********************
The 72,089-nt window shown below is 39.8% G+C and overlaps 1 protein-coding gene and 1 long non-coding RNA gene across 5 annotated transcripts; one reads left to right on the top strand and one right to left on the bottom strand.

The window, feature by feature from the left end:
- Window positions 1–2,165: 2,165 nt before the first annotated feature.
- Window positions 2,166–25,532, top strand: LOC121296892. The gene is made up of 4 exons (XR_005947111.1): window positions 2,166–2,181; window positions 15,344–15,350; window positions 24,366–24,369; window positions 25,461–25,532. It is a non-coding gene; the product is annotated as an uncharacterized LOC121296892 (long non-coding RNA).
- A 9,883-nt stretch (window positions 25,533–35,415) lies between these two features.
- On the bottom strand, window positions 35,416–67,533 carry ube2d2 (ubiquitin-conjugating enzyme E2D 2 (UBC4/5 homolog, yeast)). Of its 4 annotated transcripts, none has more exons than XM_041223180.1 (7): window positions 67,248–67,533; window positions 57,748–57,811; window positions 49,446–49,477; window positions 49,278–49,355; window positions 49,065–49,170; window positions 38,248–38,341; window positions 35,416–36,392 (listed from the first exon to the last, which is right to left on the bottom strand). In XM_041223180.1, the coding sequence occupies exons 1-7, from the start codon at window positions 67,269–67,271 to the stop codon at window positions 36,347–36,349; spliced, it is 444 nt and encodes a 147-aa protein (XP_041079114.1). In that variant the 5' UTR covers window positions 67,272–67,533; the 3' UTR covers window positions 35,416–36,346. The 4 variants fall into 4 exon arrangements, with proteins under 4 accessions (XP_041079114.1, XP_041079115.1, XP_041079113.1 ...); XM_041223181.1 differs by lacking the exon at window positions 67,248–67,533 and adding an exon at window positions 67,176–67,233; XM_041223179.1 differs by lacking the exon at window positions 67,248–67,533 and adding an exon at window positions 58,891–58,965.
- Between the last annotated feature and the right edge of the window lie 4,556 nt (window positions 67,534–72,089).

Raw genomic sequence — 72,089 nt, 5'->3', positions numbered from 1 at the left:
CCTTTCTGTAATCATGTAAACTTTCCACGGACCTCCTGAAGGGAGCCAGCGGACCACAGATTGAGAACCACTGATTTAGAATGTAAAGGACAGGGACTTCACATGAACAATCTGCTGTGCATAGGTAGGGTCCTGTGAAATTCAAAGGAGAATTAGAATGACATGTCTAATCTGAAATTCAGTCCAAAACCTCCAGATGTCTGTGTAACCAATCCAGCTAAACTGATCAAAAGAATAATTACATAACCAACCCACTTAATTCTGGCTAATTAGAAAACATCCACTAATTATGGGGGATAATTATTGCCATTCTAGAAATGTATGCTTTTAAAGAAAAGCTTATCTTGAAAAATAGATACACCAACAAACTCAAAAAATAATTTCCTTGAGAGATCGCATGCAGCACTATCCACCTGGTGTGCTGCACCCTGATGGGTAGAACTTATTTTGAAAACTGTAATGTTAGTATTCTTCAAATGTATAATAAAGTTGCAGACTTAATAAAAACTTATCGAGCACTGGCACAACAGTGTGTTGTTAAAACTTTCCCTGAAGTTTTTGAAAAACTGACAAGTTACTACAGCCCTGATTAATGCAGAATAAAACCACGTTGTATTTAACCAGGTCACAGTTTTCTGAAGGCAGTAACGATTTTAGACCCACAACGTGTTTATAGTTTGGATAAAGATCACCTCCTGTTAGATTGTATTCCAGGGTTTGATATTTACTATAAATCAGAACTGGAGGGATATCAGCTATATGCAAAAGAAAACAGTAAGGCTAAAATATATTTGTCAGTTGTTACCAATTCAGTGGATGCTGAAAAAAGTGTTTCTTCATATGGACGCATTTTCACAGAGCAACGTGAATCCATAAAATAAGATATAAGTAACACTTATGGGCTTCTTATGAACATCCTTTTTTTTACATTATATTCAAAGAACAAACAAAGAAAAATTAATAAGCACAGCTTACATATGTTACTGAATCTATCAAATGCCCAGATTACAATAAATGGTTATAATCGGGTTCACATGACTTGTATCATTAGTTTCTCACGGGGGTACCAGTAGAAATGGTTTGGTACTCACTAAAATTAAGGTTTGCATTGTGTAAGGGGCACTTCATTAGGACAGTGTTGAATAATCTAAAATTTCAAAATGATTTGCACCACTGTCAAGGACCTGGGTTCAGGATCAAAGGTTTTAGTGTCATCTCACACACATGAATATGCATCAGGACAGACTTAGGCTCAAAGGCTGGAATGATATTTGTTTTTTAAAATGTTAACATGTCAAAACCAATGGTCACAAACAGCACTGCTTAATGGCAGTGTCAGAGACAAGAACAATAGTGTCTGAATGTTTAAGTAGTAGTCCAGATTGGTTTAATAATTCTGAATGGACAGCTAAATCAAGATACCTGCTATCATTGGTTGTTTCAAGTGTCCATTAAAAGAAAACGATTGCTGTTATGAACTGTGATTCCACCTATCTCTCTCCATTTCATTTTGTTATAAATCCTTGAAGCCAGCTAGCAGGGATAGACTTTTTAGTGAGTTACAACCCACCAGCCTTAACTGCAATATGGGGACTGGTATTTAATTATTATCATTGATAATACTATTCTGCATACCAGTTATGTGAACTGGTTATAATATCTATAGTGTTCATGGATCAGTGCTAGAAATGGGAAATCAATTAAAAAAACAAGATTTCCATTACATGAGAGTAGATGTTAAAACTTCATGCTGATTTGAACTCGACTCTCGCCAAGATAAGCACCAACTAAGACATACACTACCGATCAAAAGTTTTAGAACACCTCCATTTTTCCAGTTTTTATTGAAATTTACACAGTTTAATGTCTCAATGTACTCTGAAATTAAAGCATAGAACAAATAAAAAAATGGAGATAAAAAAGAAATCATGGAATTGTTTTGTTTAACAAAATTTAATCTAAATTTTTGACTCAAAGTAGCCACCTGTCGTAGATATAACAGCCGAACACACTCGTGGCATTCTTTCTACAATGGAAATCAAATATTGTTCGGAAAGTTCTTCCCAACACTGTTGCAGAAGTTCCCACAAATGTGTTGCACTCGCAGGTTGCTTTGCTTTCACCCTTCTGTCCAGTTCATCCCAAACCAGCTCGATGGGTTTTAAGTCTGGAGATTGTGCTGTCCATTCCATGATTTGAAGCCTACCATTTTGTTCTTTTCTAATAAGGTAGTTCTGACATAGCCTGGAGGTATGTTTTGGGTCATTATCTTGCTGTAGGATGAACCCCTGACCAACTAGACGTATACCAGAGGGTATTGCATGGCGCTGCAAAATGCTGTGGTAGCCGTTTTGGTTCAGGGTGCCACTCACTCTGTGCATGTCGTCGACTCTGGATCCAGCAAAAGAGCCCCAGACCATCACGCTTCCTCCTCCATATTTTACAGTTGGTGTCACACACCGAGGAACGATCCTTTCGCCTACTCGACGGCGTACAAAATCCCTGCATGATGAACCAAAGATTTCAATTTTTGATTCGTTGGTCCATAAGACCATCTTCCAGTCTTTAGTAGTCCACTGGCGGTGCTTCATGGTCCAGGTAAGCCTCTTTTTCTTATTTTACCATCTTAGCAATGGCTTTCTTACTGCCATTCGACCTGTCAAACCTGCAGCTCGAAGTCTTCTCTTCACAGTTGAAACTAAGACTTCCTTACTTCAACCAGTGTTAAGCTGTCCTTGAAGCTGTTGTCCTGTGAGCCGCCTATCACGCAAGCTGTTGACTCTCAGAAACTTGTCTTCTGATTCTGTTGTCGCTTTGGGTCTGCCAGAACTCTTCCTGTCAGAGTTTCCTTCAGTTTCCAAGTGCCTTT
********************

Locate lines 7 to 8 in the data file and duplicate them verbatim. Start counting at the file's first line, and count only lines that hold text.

- Between the last annotated feature and the right edge of the window lie 4,556 nt (window positions 67,534–72,089).

Raw genomic sequence — 72,089 nt, 5'->3', positions numbered from 1 at the left: